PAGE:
Patients and caregivers should be instructed to create a low stimulation, reassuring environment, since environment is a critical component of success in alcohol withdrawal management and ultimately recovery.83 As volume depletion is a common condition for patients with alcohol withdrawal and intravenous fluids are not provided in ambulatory settings, encouraging consumption of non-caffeinated fluids is important.36,65,76 Nutritional support is also a consideration in ambulatory alcohol withdrawal management. Some patients may benefit from a daily multivitamin and thiamine supplement. Typical dosing of oral thiamine is 100 mg PO daily for three to five days.65 However, oral thiamine is not well absorbed, and thiamine deficiencies can typically be corrected through diet. If Wernicke encephalopathy is suspected, the patient should be transferred to an inpatient setting and receive immediate parenteral administration of thiamine. See Box 5 for more information on Wernicke Encephalopathy and Wernicke-Korsakoff Syndrome.

In an early review of ambulatory alcohol withdrawal management, it was explicitly recommended that medications should be administered in the treatment setting rather than at home when possible.39 However, this recommendation has not been repeated in more recent work, and concerns can be addressed by providing only a few take-home doses at a time and ensuring patients understand how to self-administer medications properly. Instructions on warnings for specific medications will be addressed in a later section. Most importantly, patients should be advised about the risk of impairment or overdose if certain medications are combined with alcohol or other substances.7,36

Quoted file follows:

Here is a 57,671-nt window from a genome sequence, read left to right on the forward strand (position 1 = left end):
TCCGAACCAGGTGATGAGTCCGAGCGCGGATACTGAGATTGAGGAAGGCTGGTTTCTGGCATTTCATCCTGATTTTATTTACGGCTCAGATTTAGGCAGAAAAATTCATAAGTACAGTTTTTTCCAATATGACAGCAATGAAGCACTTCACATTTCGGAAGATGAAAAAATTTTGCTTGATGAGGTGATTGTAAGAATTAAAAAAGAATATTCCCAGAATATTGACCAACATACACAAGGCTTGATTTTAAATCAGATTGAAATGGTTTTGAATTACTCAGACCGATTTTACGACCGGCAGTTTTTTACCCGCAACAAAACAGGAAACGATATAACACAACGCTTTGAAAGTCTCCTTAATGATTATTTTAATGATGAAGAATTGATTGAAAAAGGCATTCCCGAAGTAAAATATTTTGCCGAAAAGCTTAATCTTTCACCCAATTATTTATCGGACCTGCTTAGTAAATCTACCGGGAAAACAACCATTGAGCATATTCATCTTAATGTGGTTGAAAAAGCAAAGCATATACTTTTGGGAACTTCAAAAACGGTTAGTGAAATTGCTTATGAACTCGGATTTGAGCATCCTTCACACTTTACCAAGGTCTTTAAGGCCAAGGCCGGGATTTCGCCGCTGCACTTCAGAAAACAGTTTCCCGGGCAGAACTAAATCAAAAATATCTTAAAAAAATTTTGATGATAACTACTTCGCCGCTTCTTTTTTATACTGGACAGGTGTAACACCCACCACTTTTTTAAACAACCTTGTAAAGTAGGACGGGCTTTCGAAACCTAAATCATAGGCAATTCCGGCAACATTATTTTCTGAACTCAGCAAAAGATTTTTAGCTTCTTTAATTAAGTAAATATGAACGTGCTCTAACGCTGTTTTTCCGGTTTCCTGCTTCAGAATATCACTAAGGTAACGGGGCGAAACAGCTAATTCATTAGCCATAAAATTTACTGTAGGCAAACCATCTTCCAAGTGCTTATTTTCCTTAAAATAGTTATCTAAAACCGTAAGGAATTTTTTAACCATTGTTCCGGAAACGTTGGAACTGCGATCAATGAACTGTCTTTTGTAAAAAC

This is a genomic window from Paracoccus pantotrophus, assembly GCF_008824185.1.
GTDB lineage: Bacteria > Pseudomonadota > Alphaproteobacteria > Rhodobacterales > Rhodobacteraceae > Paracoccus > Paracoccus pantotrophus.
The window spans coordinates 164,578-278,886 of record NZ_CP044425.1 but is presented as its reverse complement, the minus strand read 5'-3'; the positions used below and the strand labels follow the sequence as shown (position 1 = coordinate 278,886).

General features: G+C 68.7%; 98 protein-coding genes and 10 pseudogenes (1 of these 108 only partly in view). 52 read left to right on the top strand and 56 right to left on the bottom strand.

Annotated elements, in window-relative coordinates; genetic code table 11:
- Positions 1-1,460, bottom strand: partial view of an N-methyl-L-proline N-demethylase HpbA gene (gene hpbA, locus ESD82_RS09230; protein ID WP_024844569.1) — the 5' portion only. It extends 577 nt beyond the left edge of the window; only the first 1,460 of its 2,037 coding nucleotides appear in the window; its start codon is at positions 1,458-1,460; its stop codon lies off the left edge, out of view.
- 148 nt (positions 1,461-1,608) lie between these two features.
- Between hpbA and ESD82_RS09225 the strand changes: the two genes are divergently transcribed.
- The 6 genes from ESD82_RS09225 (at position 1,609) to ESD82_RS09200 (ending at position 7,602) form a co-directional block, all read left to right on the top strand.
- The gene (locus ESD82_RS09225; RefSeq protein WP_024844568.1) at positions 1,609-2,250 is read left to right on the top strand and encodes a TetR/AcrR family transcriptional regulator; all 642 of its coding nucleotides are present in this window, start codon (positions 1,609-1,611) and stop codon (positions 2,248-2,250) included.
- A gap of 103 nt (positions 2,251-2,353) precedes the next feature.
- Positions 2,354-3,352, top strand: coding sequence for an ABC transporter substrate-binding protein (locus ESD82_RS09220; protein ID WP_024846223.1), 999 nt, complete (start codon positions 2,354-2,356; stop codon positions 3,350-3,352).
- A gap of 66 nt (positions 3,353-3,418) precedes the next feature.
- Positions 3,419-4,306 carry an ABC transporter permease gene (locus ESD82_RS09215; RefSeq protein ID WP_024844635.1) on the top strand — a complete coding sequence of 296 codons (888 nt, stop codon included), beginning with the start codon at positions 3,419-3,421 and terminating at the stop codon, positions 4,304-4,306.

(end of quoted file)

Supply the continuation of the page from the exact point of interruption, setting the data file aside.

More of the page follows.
Finally, it is important to explain to patients and caregivers the circumstances under which a transfer to a more intensive level of care may be necessary, for example if signs and symptoms continue to increase in severity despite taking medication as prescribed. See Recommendation IV.5 for indications for transfer to a more intensive level of care. Explaining this at the beginning of the withdrawal management process is optimal to ensure a smooth transition if necessary.

C. AUD Treatment Initiation and Engagement

Recommendation IV.12: When feasible, alcohol use disorder (AUD) treatment should be initiated concurrently with alcohol withdrawal management as cognitive status permits. If appropriate, clinicians should offer to initiate pharmacotherapy for AUD as cognitive status permits. If not initiating AUD treatment themselves, clinicians should explain the range of evidence-based treatment services available in the community, and engage patients with these options. In addition, clinicians may offer information about local recovery support groups, including 12-step groups.